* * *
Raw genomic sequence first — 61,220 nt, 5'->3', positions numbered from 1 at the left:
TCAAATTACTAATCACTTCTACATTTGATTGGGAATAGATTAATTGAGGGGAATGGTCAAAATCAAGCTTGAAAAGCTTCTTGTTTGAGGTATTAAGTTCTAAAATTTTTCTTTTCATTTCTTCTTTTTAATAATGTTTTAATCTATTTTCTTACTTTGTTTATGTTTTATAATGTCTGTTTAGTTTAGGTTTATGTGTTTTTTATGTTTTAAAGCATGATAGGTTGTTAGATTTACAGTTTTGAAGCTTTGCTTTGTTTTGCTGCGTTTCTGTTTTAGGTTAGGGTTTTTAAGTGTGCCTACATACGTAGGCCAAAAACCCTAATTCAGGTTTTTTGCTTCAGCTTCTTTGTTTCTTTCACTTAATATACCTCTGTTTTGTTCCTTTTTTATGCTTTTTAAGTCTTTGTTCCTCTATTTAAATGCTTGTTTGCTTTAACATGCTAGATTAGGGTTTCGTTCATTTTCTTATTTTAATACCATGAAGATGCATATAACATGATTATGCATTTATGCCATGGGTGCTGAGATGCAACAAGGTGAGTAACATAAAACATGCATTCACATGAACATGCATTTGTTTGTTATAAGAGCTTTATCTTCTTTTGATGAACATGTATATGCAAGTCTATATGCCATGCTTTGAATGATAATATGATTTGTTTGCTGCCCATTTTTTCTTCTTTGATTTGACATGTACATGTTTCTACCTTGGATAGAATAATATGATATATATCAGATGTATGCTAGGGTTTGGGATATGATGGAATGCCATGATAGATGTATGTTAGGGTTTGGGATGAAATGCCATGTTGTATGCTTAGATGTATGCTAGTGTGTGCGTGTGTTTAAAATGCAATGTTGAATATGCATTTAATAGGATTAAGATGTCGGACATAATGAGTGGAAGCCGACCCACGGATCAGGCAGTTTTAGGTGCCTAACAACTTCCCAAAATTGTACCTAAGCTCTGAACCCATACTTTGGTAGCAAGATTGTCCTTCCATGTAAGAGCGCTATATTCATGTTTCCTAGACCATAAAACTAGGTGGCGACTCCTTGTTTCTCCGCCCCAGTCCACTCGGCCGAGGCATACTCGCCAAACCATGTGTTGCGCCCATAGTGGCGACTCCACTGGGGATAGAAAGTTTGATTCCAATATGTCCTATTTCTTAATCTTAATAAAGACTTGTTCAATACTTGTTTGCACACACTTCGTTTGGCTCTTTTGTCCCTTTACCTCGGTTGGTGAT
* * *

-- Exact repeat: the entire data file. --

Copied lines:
Raw genomic sequence first — 61,220 nt, 5'->3', positions numbered from 1 at the left:
TCAAATTACTAATCACTTCTACATTTGATTGGGAATAGATTAATTGAGGGGAATGGTCAAAATCAAGCTTGAAAAGCTTCTTGTTTGAGGTATTAAGTTCTAAAATTTTTCTTTTCATTTCTTCTTTTTAATAATGTTTTAATCTATTTTCTTACTTTGTTTATGTTTTATAATGTCTGTTTAGTTTAGGTTTATGTGTTTTTTATGTTTTAAAGCATGATAGGTTGTTAGATTTACAGTTTTGAAGCTTTGCTTTGTTTTGCTGCGTTTCTGTTTTAGGTTAGGGTTTTTAAGTGTGCCTACATACGTAGGCCAAAAACCCTAATTCAGGTTTTTTGCTTCAGCTTCTTTGTTTCTTTCACTTAATATACCTCTGTTTTGTTCCTTTTTTATGCTTTTTAAGTCTTTGTTCCTCTATTTAAATGCTTGTTTGCTTTAACATGCTAGATTAGGGTTTCGTTCATTTTCTTATTTTAATACCATGAAGATGCATATAACATGATTATGCATTTATGCCATGGGTGCTGAGATGCAACAAGGTGAGTAACATAAAACATGCATTCACATGAACATGCATTTGTTTGTTATAAGAGCTTTATCTTCTTTTGATGAACATGTATATGCAAGTCTATATGCCATGCTTTGAATGATAATATGATTTGTTTGCTGCCCATTTTTTCTTCTTTGATTTGACATGTACATGTTTCTACCTTGGATAGAATAATATGATATATATCAGATGTATGCTAGGGTTTGGGATATGATGGAATGCCATGATAGATGTATGTTAGGGTTTGGGATGAAATGCCATGTTGTATGCTTAGATGTATGCTAGTGTGTGCGTGTGTTTAAAATGCAATGTTGAATATGCATTTAATAGGATTAAGATGTCGGACATAATGAGTGGAAGCCGACCCACGGATCAGGCAGTTTTAGGTGCCTAACAACTTCCCAAAATTGTACCTAAGCTCTGAACCCATACTTTGGTAGCAAGATTGTCCTTCCATGTAAGAGCGCTATATTCATGTTTCCTAGACCATAAAACTAGGTGGCGACTCCTTGTTTCTCCGCCCCAGTCCACTCGGCCGAGGCATACTCGCCAAACCATGTGTTGCGCCCATAGTGGCGACTCCACTGGGGATAGAAAGTTTGATTCCAATATGTCCTATTTCTTAATCTTAATAAAGACTTGTTCAATACTTGTTTGCACACACTTCGTTTGGCTCTTTTGTCCCTTTACCTCGGTTGGTGAT